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J Clin Microbiol. Jul 2004; 42(7): 3191–3195.
PMCID: PMC446231

Comparison of Three Commercially Available Serologic Assays Used To Detect Human Parvovirus B19-Specific Immunoglobulin M (IgM) and IgG Antibodies in Sera of Pregnant Women


A split-sample study was conducted to evaluate the performances of three enzyme immunoassays (EIAs) utilizing one or more conformational antigens to detect human parvovirus B19 (B19V)-specific immunoglobulin M (IgM) or IgG in the sera of 198 pregnant women. We compared EIAs available from Biotrin International, Inc. (Dublin, Ireland), Medac Diagnostika (Wedel, Germany), and Mikrogen (Martinsried, Germany). Specimens with discordant results were analyzed further using an immunofluorescence assay (Biotrin). Equivocal data accounted for close to half of all the discrepant results for both IgM and IgG, with 7 of 15 discrepant results from the Medac and Mikrogen kits involving equivocal data and the Biotrin kit giving a single equivocal result. For each specimen, a consensus was established from the four test results if agreement occurred among at least three of four results. Overall, the highest percentage of agreement with the consensus results was seen when Biotrin kits were used; 194 (100%) of 194 and 194 (99.5%) of 195 results for IgM and IgG, respectively, agreed with the consensus results. When Medac kits were used, 189 (97.4%) of 194 and 191 (97.9%) of 195 results for IgM and IgG, respectively, agreed with the consensus, and when Mikrogen kits were used, 179 (92.3%) of 194 and 193 (99%) of 195 results for IgM and IgG, respectively, agreed with the consensus. Given the consensus results, the Medac EIA appeared to generate presumed false-positive results for IgM and the Mikrogen EIA appeared to generate presumed false-positive results for IgG and IgM. In summary, the Biotrin EIAs produced far fewer equivocal results than the other assays and results of the Biotrin EIAs agreed more often with the consensus results than did those of the other commercially available EIAs for detecting B19V-specific IgM and IgG antibodies.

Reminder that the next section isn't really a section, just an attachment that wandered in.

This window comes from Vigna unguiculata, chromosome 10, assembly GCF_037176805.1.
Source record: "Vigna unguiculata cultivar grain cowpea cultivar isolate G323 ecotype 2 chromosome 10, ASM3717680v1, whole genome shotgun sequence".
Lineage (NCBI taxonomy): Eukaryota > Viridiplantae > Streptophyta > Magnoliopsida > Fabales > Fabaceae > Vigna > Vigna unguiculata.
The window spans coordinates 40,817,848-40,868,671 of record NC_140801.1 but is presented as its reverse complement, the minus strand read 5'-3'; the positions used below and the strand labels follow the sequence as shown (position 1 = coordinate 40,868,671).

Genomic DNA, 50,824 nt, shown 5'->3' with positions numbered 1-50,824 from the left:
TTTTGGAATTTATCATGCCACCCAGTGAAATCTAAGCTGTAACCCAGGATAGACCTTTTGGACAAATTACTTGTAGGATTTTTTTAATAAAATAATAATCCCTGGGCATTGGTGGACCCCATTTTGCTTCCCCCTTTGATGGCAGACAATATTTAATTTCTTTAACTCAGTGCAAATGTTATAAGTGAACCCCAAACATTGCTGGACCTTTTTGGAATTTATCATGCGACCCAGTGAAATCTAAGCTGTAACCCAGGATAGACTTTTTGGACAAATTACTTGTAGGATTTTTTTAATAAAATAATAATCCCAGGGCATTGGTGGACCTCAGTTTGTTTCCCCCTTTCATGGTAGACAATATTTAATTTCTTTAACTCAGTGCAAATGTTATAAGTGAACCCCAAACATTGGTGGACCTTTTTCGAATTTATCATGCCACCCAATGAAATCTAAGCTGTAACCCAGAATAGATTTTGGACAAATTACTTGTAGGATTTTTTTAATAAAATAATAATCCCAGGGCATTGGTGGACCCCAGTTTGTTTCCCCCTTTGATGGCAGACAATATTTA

During pregnancy, congenital infection with human parvovirus B19 (B19V) can be associated with poor outcome, including miscarriage, fetal anemia, and nonimmune hydrops (1, 6, 8, 9, 13, 18). Diagnosis of acute B19V infection in a pregnant woman, as defined by detection of measurable levels of B19V-specific immunoglobulin M (IgM) or a ≥4-fold rise in levels of B19V-specific IgG, can precipitate weekly ultrasonographic monitoring for a minimum of 8 to 10 weeks (3). Because of the high cost both financially and emotionally to the woman, it is critical that the physician be provided with the most accurate clinical data regarding the woman's immune status when significant exposure to B19V has been documented or infection with B19V is suspected (11, 12).

The average incubation period for B19V infection in an immunocompetent individual is 7 to 10 days, after which time virus can be detected within respiratory secretions and blood of the infected individual (2). The peak of viremia, which is short lived yet involves high titers, occurs prior to the appearance of specific clinical symptoms and before measurable production of B19V-specific Ig.

If a pregnant woman has detectable B19V-specific IgM but no detectable B19V-specific IgG, one assumes that she was infected within the past 7 days. If her serum contains detectable IgM and IgG, she acquired the infection within the last 7 to 120 days, indicating recent or acute infection. In contrast, levels of circulating B19V-specific IgG to conformational antigens remain elevated for years and their presence in the absence of detectable B19V-specific IgM usually indicates prior exposure or previous infection. The absence of both B19V-specific IgM and IgG indicates lack of infection and infers immune susceptibility status (2).